Peter Zelinski has been a writer and editor for Modern Machine Shop for more than a decade. One of the aspects of this work that he enjoys the most is visiting machining facilities to learn about the manufacturing technology, systems and strategies they have adopted, and the successes they’ve realized as a result. Pete earned his degree in mechanical engineering from the University of Cincinnati, and he first learned about machining by running and programming machine tools in a metalworking laboratory within GE Aircraft Engines. Follow Pete on Twitter at Z_Axis_MMS.
A video created by Acoustech Systems includes footage of holes being drilled with and without ultrasonic-assisted machining. This company’s newly developed system is essentially a toolholder that has ultrasonic actuation built in. Adding this toolholder to the process can actually increase a shop’s machining capacity, because standard machines and tools can cut faster thanks to the friction reduction that the ultrasonic effect achieves. Comparison cuts in the video seen here show a standard drill doubling its speed and cutting more smoothly in both 1-inch-thick steel and 1-inch-thick titanium. Learn more about ultrasonic-assisted machining in this article.
An event yesterday at Sandvik Coromant's U.S. headquarters in Fair Lawn, New Jersey, celebrated the opening of a new Productivity Center (photo above), part of a now-completed 2-year renovation of this site.
The layout, architecture and offerings of the site now match other, more modern Sandvik locations both in North America and around the world. The company's original Fair Lawn site was built in 1955 and significantly expanded in 1966. Since then, priorities have shifted.
One of the priorities today is collaboration. An open design encourages movement through the facility and interaction among both employees and guests at the site. Within the Productivity Center (Sandvik's term for its training and process-development facilities), spacious machining areas equipped with sophisticated CNC machines provide capacity for company personnel to be working with various customers on various different projects at any given time. A machining area that is not so open (the ITAR-certified shop can be closed off, and frosted glass blocks the view) provides machining capacity for customer projects that are sensitive or secret.
Another priority, as company president Klas Forsström stressed in his remarks at the event, is outreach. This latest investment in the company's U.S. presence is coupled with an awareness that it needs to support manufacturing here by attracting talented people into this field. As it also does at its Chicago-area Productivity Center, for example, the company will routinely seek opportunities to bring groups of young people and their parents and teachers into the new New Jersey site in order to provide an up-to-date view of manufacturing technology, as well as an appealing glimpse at what a modern manufacturing career could look like for those who might thrive in this field.
GE produced this video about a working jet engine model that was created through additive manufacturing and run in a GE Aviation test cell. The video briefly documents the manufacturing process that produced in this engine, a process that illustrates at least two significant points related to additive manufacturing. They are:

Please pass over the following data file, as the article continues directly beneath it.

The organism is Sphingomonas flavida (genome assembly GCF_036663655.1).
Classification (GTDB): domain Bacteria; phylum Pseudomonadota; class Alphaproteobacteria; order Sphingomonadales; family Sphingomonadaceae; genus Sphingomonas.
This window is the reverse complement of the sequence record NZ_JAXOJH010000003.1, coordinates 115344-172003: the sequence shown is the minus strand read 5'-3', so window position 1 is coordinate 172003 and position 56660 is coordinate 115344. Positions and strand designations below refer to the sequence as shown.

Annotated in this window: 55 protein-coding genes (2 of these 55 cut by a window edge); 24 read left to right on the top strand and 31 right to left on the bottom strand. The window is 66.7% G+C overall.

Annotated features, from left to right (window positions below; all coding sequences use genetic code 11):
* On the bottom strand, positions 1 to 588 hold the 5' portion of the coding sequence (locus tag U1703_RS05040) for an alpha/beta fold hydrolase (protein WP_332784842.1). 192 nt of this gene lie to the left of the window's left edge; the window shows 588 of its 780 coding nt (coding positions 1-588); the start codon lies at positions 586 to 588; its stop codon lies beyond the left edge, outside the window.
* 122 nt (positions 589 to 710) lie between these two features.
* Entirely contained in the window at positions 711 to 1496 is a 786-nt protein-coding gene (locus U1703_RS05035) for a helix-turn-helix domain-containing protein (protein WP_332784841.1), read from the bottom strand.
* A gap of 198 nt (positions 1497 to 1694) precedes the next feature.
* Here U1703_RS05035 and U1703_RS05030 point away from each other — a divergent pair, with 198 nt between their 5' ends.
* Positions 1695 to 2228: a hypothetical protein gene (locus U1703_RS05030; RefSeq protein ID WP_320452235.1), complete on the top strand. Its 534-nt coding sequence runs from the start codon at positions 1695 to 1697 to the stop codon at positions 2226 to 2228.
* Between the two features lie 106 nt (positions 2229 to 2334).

1. Design freedom. Because it makes parts that machining can’t produce, additive manufacturing offers the opportunity to reengineer parts and assemblies for greater performance. GE’s engineers started with a radio-controlled aircraft engine, but then they improved its components for additive manufacturing. (They also further improved them by making them from high-temperature alloys a radio-controlled engine wouldn’t normally use.)
2. Secondary operations. Additive manufacturing makes intricate parts, but it does not necessarily make finished parts. The video shows this. The parts that were produced additively (on an EOS M270 machine) went on to receive secondary machining and finishing steps. The same will almost certainly be true of any production metal part made through additive manufacturing.
DiSanto Technology moved into additive manufacturing recently, but it built its business on machining. The company’s Shelton, Connecticut, plant has about 55 CNC machine tools.
Metal additive manufacturing machine maker Arcam has acquired DiSanto Technology, the user of Arcam’s electron beam melting technology that we reported on in this article. DiSanto was a successful medical-industry machine shop before the company moved into additive manufacturing for producing surgical implants. Thus, with this acquisition, one thing Arcam gains is machining capacity and expertise. As the article at the link above points out, additive manufacturing and CNC machining go together, because the implants made this way have to be machined, and because making those parts creates the need for related components made through machining.
With this move, Arcam also essentially completes a North American supply chain for additively manufactured parts, because the company also recently acquired Canadian metal powder manufacturer AP&C. Arcam can now supply raw material, additive machines and finished products. Read the company’s own statements about the acquisitions of both companies.
You probably didn’t know how effective your machining center could be at OD turning. A tool like the one seen here can make it possible to machine precise cylindrical features of an otherwise odd-shaped part without resorting to a lathe, and doing so in a way that achieves finishes superior to what circular milling can achieve. The tool shown here is supplied by Big Kaiser, which prepared this article on the various tooling types that might be used for OD turning on a machining center.